After going eight-for-eight from the line vs. the Toronto Raptors Tuesday night, Deron Williams has now made 40 consecutive free throws, his longest streak as a Nets player.
Williams is a career 81% free throw shooter, so going on a streak of 40 straight without a miss is not inconceivable, however it is his longest streak as a Net and so far this season Williams is off to a career-best percentage from the line at 85%.
One thing I've noticed Williams doing more and more this season is practicing his free throw stroke without the ball prior to receiving the ball from the referee.
This idea of a pre-shot form rehearsal has been done before, most notably by Steve Nash, one of the greatest shooters of all time. It's a routine championed by professional trainer and ESPN.com analyst David Thorpe, as Thorpe tweeted about this very idea last year:
I ask all my students to take a practice stroke before they shoot ft's.I think every player should. More guys r now than ever. #noballft
— david b. thorpe (@coachthorpe) January 28, 2012
Thorpe likens this idea to that of a golfer practicing his putting stroke before a putt. For a motion as dependent on muscle memory is shooting is, giving your body and mind a quick refresher course on the mechanics of your shot can't hurt.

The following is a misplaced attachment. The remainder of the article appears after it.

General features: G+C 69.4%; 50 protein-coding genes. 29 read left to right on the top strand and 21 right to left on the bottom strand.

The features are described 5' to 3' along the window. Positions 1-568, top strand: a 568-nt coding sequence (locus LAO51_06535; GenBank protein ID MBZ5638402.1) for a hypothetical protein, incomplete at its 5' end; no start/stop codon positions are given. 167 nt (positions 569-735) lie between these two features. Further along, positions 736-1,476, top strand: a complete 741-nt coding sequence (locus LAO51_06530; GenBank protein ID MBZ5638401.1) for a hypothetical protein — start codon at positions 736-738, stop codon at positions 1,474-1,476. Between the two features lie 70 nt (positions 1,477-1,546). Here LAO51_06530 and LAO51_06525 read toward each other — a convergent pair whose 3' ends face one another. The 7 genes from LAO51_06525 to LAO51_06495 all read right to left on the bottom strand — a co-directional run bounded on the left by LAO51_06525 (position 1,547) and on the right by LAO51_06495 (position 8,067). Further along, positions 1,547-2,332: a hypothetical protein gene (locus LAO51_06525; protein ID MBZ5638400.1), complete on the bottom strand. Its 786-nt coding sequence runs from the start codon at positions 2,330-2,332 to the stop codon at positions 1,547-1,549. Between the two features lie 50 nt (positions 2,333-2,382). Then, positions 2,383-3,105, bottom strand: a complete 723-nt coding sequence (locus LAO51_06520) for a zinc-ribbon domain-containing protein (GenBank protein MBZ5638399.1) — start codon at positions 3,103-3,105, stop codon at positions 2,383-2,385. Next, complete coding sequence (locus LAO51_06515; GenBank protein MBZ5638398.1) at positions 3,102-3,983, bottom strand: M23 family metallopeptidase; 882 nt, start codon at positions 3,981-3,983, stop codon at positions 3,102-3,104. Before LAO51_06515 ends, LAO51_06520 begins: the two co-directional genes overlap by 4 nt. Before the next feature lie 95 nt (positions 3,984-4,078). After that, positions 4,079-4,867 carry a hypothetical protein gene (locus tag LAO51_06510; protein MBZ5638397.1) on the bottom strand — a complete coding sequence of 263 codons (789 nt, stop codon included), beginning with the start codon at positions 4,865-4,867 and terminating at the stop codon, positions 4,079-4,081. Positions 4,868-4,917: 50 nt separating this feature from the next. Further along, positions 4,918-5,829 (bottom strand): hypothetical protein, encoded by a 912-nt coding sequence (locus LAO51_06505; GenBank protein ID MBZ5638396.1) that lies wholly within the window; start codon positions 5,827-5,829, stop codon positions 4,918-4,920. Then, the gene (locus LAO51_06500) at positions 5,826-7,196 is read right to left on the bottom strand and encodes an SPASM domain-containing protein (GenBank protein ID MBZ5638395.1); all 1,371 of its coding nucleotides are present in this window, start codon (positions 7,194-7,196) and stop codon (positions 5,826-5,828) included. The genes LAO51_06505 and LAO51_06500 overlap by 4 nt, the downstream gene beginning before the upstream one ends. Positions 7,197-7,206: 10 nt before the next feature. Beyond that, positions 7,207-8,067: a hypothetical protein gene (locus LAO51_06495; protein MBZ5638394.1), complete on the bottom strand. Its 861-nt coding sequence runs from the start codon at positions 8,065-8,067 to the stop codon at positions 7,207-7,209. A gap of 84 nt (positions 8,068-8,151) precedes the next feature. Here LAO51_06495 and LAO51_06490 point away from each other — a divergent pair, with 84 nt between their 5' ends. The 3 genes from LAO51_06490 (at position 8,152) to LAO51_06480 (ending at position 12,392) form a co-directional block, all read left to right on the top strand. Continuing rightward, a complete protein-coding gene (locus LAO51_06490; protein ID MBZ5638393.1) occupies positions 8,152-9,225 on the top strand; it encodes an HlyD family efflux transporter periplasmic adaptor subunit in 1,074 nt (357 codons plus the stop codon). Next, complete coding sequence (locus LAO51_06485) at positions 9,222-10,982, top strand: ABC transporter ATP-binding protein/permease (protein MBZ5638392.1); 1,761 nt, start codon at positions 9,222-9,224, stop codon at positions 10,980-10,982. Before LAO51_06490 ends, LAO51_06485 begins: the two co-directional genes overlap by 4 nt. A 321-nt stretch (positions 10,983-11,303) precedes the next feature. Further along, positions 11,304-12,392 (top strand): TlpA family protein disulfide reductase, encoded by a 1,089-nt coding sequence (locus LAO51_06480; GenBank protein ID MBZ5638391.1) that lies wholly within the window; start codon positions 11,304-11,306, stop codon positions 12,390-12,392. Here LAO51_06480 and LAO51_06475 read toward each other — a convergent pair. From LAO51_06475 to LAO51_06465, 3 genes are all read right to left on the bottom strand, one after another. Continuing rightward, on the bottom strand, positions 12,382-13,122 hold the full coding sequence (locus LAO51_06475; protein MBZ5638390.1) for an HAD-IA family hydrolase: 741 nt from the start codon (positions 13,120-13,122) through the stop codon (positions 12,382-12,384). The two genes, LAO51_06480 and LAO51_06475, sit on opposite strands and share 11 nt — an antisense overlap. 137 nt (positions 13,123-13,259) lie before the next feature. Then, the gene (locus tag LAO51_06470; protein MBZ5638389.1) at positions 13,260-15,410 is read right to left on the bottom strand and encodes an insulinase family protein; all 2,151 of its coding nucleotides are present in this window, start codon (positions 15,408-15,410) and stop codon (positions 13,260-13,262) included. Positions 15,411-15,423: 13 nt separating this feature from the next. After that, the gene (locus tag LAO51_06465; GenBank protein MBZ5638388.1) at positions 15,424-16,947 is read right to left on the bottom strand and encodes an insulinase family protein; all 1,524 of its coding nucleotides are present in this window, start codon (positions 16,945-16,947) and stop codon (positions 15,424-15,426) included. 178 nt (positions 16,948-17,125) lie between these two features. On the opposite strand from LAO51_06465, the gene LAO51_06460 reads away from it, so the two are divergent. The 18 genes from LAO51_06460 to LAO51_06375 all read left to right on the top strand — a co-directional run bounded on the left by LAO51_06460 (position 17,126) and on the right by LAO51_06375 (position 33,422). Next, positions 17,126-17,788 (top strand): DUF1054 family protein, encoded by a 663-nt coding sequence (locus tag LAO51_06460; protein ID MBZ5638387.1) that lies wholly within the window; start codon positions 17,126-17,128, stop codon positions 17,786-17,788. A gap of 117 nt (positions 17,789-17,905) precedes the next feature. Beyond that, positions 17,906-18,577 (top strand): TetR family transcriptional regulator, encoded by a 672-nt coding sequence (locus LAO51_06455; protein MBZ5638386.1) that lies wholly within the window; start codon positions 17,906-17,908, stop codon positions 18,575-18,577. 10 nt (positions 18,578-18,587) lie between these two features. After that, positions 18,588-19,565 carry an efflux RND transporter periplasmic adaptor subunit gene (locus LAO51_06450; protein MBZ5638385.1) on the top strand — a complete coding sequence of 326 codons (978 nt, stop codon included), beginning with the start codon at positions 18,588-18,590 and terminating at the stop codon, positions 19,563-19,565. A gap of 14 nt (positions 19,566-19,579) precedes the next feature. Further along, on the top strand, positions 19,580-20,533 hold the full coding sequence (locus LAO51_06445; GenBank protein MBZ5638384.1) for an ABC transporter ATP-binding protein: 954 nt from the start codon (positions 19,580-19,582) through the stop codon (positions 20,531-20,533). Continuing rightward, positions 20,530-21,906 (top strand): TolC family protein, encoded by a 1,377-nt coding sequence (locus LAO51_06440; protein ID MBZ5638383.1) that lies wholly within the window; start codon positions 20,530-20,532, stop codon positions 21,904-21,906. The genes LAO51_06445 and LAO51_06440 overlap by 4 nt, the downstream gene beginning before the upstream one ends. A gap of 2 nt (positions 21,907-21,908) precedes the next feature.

These quick reminders are also valuable to a shooter's mindstate, moments before they prepare for a shot. As basketball wiseguy and Thorpe disciple Anthony Macri explains:
The value of doing the pre-motion (shooting without the ball) is that it serves as a reminder to do all the little things. We often teach guys shooting motion without the ball in regular game situations. This is because many players focus so much on the result that they don't worry about their form or about grooving a repeatable shooting pattern. By doing the shot without the ball, the only thing to focus on is the form, which we then hope will translate into the shot when they take the free throw just a few seconds later.
Williams isn't as habitual as Nash is with this technique (yet), but from a casual observance he does seem to be using it far more often than he did last season.
I can't say for certain whether this extended run of successful shooting from the foul line has been a direct result of Williams' pre-shot routine or his mindstate prior to the shot (realistically, it's likely a combination of factors), but it can be noted that Williams is employing a smart and effective technique before he receives the ball and the results are beginning to show.
Here's the no-ball free throw in action: